The rising percentage of nonregular employees in Japan’s workforce, or conversely, the falling ratio of regular employees to the total, has long been a topic of discussion in this country.

According to the Health, Labor and Welfare Ministry data, the share of nonregular workers in all employees (excluding self-employed people) increased from 16.4 percent in 1985 to 20.9 percent in 1995 and 32.6 percent in 2005. It has been roughly flat since 2014 but remains at 37 to 38 percent. Generally speaking, nonregular employees get lower wages and other benefits than their regular full-time counterparts, and are also believed to face disadvantages in on-the-job education and training. This situation is deemed to cause a declining quality of employment.

References to “regular” or “nonregular” employees are peculiar to Japan and are not necessarily clearly defined. In general, regular employees are full-time workers whose employment is not limited in duration except for the mandatory retirement age. On the other hand, the duration of employment for nonregular workers is limited — either for a short term or an intermediate term. They can work either part time or full time. These terms came into common parlance relatively recently — it is believed they first became widely used in the 1980s.

Now here is the question. Has the number of regular employees been on the decline? In fact, it has not changed much and its trend over the past decades has been rather stable. According to the Internal Affairs and Communications Ministry’s labor force survey, regular employees numbered 33.43 million in 1985, 37.79 million in 1995, 33.75 million in 2005 and 35.13 million in the April-June period of this year. While the number of regular employees has stood relatively steady at around 35 million, the ratio of nonregular employees has gone up. Why is this?

The answer lies in the breakdown of all job holders, including self-employed people. The chart shows the ratio of various categories of job holders — regular employees (not including executives), executive officers, nonregular employees and self-employed people — in the 25 to 64 age bracket. Since 2002, data was taken every quarter of the year. Before that, data was taken once or twice a year.

It clearly shows that the ratio of self-employed workers has fallen while that of nonregular employees has increased. In other words, the rise in the share of nonregular employees matches the fall in that of the “self-employed and other” category workers, rather than a decline in regular employees. Behind these developments is believed to be the decline in the number of farmers (especially farmers who hold side jobs), and owners of traditional retail shops and their family members/coworkers becoming part-time employees at supermarkets and convenience stores.

In fact, as the chart shows, the ratio of regular employees to all workers from 25 to 64 hit bottom at 56.6 percent (when they numbered 29.38 million) in the January-March period of 2014, and has recovered to 59.1 percent (30.94 million) in the April-June quarter of this year. This upward trend in the ratio of regular employees becomes blurred, however, if elderly workers 65 and older are included in the data, because the number of people 65 or older on payrolls has surged by 2.1 million since the January-March period of 2014 — and three out of four such elderly workers are hired for nonregular positions.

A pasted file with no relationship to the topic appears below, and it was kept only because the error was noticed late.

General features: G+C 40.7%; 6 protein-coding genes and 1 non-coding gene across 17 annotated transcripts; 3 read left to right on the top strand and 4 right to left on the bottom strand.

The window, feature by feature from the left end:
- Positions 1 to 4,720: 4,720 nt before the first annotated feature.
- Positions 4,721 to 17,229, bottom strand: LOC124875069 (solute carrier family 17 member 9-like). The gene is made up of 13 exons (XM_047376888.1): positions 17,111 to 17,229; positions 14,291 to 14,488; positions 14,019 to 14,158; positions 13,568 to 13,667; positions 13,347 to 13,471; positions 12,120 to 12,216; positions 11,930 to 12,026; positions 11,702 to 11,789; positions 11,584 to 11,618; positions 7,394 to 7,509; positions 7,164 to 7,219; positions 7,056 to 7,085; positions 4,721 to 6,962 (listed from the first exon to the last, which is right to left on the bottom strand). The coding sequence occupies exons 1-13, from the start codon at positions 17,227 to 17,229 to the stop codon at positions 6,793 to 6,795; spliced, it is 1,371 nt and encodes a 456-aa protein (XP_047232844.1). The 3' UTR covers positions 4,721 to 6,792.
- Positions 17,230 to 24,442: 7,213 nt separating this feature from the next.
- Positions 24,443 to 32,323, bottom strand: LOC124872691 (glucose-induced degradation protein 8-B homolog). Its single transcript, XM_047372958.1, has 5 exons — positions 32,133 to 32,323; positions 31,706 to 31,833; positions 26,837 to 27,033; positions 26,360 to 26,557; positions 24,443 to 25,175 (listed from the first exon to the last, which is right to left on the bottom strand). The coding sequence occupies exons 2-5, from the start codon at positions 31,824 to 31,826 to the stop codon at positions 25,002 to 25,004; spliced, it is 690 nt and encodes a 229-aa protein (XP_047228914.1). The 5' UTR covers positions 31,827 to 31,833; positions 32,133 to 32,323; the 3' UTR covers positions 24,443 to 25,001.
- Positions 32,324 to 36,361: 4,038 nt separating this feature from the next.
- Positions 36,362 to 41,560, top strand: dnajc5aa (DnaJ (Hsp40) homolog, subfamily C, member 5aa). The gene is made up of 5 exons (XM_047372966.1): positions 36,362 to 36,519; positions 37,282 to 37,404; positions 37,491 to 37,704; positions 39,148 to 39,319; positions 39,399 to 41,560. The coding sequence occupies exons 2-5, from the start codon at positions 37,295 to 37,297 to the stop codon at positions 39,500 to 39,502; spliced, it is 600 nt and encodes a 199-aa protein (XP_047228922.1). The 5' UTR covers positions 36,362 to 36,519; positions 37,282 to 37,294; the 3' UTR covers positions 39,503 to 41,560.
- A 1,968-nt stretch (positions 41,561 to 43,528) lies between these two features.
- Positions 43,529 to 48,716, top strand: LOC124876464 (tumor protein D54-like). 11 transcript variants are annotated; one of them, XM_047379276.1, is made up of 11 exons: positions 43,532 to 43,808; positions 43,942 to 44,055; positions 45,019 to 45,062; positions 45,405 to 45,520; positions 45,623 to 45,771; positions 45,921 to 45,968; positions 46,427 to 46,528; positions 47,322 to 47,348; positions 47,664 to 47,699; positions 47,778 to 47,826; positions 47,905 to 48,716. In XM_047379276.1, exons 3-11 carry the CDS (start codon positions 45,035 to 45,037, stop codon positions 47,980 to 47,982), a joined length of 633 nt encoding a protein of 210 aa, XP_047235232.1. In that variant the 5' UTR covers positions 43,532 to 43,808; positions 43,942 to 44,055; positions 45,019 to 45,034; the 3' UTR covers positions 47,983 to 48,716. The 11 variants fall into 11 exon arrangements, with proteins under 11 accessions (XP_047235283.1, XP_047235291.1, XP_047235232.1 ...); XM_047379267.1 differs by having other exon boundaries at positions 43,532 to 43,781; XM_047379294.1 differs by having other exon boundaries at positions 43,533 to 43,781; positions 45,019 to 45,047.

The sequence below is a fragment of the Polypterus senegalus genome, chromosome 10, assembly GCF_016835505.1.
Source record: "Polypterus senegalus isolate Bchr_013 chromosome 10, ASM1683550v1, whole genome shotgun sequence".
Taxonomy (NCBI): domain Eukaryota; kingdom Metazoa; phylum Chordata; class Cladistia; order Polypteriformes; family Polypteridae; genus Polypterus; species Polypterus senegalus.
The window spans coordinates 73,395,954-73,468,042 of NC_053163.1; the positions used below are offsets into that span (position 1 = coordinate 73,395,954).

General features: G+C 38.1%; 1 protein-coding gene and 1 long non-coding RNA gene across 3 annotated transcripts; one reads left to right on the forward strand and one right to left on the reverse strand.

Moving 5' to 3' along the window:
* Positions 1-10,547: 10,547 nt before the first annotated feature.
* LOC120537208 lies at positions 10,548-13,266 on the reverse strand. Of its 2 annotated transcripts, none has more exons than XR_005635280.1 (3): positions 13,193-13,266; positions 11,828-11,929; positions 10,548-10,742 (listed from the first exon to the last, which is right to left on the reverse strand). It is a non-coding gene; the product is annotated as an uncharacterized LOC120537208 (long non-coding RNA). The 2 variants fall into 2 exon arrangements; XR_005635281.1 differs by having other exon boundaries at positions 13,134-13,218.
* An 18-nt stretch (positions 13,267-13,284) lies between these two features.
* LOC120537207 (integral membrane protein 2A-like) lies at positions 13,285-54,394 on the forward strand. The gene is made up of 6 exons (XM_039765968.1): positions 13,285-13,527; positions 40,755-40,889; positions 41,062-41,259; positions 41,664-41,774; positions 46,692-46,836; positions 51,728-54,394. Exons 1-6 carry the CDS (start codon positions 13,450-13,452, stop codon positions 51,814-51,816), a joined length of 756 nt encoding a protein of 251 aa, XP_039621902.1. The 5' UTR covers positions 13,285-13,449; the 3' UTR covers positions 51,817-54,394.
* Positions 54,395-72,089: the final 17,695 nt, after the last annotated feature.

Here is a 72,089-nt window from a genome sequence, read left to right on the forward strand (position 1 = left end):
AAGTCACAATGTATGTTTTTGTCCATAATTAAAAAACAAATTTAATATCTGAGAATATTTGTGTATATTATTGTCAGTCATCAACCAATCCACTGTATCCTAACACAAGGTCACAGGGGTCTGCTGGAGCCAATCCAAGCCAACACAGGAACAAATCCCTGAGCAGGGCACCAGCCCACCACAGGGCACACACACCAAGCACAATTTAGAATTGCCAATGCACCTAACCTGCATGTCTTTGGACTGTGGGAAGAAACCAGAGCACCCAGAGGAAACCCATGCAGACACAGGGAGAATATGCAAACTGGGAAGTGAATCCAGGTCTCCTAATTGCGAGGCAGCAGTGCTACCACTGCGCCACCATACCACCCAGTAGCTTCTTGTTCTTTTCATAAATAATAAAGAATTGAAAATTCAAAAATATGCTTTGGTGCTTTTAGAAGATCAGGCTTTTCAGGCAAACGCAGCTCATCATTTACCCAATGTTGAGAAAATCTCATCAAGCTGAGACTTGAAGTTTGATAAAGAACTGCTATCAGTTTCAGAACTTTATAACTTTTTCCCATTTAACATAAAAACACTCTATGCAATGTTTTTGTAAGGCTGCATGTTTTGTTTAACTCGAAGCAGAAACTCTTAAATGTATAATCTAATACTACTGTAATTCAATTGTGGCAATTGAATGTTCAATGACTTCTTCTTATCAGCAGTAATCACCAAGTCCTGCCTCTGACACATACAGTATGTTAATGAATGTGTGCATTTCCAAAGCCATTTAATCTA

In summation, the rise in the ratio of nonregular employees since the 1980s has primarily corresponded to the decline in the number of people in the self-employed and other employment categories. The high ratio of nonregular employees to the total over the past several years owes a lot to the increase in such workers 65 and older. As a consequence, the ratio of regular employees to the total workforce in the 25 to 64 age bracket has been rising.

Lately there is talk of extending the retirement age to 70. But there won’t be a strong need to provide full-time employment to people 65 and older. Unlike their younger counterparts, people in that age bracket usually are no longer paying for their children’s education and have finished paying off their housing loans. While circumstances will differ for each individual, there must be large numbers of elderly people who do not want to work full-time jobs five days a week.

There are people who graduated from school during the so-called employment ice age from the late 1990s to the early 2000s — who had no choice but to work nonregular jobs and are still unable to find full-time employment today. We need to help those people get regular jobs. But overall the macro-environment in Japan’s labor market has improved significantly amid the economic recovery that has taken place over the past several years.

At the same time, the nation’s industrial structure and the work required are changing fast due to rapid progress in innovation such as the greater use of artificial intelligence and automation. What’s needed of businesses, educational institutions, the government and workers themselves is not just measures for the unemployed, but re-training and re-educating all layers of the workforce, including young employees, so they can actively adapt to the changes.

Masaharu Takenaka is a professor of economics at Ryukoku University in Kyoto.

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